Every generation and every individual has one "where I was" moment. It's that moment when you got the news, and you will always remember where you were, what you were doing. For my grandparents, that was Pearl Harbor. For my parents, it was the assassination of John F. Kennedy. For me, it was Kurt Cobain's suicide. (That may sound like the height of Gen.X pretentiousness, but bear with me for a minute.) I will always remember where I was when I heard about his death. I was driving home from my bookstore job in Cincinnati, Ohio. It hit me a lot harder than I had expected. It took me a long time and a lot of thought before I could crystallize why I was so upset about the suicide of a rock star. Kurt's songs, Nirvana songs, were bleak, cynical, violent, and often disturbed. But they sold a LOT of albums. Kurt Cobain was a very rich man. From my vantage point, he was thumbing his nose at our society, at our superficial, trend-driven culture. It was as if he were saying "I made fun of you, insulted you to your face, picked on your sacred cows, and not only did you listen to me, you bought my records in droves." He hated this society as much as the rest of us did. He was one of us freaks, doing what we always wanted to do, and getting rich doing it. And if he could do it, so could we. He gave me hope that maybe we could win in this David Vs. Goliath fight against conformity and the pink world.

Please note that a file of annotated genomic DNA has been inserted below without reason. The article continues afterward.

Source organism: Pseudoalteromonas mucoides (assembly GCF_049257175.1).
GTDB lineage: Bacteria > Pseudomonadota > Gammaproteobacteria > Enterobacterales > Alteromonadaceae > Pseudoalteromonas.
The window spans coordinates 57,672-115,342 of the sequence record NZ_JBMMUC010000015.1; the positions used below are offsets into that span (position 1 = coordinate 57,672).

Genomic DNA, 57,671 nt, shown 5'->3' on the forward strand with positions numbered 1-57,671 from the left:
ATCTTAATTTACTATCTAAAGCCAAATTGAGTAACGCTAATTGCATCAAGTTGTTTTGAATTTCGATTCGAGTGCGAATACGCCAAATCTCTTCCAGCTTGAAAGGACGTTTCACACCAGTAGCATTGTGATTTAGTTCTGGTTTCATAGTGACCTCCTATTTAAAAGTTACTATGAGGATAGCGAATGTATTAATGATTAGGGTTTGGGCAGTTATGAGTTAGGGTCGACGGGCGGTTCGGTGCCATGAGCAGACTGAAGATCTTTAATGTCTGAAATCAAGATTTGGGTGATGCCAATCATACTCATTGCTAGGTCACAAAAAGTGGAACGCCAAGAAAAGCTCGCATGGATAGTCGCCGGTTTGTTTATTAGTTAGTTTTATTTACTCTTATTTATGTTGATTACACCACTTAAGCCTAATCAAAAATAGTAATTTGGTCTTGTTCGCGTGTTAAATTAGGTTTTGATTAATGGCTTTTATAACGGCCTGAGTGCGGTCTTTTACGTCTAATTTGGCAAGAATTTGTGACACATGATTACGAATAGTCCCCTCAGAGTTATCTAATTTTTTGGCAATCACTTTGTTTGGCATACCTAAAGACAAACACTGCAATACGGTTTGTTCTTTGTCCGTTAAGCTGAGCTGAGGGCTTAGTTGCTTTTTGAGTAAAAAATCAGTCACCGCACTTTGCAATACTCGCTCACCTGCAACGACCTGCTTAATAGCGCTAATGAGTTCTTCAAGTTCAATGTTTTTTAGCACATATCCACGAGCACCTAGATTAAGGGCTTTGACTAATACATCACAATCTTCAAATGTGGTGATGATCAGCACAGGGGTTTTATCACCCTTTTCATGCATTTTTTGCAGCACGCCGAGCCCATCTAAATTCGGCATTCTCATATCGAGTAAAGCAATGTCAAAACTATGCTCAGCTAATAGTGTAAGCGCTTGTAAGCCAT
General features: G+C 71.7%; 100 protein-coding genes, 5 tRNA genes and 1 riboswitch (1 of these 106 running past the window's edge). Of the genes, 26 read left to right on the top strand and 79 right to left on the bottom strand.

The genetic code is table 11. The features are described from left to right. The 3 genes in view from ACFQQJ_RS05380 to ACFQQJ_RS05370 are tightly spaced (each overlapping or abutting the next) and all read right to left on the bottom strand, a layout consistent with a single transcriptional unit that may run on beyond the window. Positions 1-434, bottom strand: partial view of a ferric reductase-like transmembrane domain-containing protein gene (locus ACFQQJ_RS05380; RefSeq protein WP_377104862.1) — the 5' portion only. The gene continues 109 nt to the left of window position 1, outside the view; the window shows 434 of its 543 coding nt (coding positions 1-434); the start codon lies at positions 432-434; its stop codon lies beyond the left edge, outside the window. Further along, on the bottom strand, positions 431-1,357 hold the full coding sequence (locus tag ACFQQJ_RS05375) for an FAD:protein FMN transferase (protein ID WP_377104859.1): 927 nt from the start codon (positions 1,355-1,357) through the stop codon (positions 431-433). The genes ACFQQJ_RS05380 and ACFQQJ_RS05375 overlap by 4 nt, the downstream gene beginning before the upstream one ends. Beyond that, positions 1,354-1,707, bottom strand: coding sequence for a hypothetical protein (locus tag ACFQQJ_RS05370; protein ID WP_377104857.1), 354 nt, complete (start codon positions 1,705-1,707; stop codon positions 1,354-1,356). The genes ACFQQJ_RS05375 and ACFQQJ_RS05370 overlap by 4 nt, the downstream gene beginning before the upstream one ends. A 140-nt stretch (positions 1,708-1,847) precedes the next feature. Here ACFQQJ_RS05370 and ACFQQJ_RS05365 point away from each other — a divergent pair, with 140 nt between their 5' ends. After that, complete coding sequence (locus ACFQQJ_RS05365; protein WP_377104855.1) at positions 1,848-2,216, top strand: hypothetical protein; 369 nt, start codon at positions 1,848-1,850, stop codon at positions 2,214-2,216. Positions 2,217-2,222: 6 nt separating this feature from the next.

And then he swallowed the gun.

I have gone back and forth on my feelings about Kurt's death. (I won't even go into the paranoid theory that Courtney hired someone to kill him.) Some days, I wonder what the point is in even trying. Kurt was rich, he was successful, and none of it helped. His money and fame didn't insulate him from the hopelessness of trying to change this mandatory conformity society we live in. If he can't, what kind of pretentious idiot would I be if I kept beating my head into that wall?

Other days, I watch his videos and I get angry, for very personal reasons. Kurt Cobain was a rock star, but he was also a husband and a father. He CHOSE heroin and a shotgun over his wife and newborn child. He made a conscious decision to abandon his family in the cruelest way possible. Kurt, if you didn't want to be a rock star anymore, fine. If you wanted to go live in a hut in Montana and never pick up the guitar again, that would be OK too. But you have a responsibility to your wife and child that supercedes your desire for opiates. Your family comes before your addiction, your ego, and your vanity. I'm sorry that you had such a rough time with your heroin addiction that you felt the only way out was to end it all. However, what you did to your wife and daughter was just plain WRONG. I had hoped you were a better man than that.

Devora lives in the midwest. Overeducated and unemployed, she now works as a glorified secretary at the state Deaf School while she decides which career path to send her life careening down next.

Comments? Questions? Gripes, groans or moans? Send them to Devora.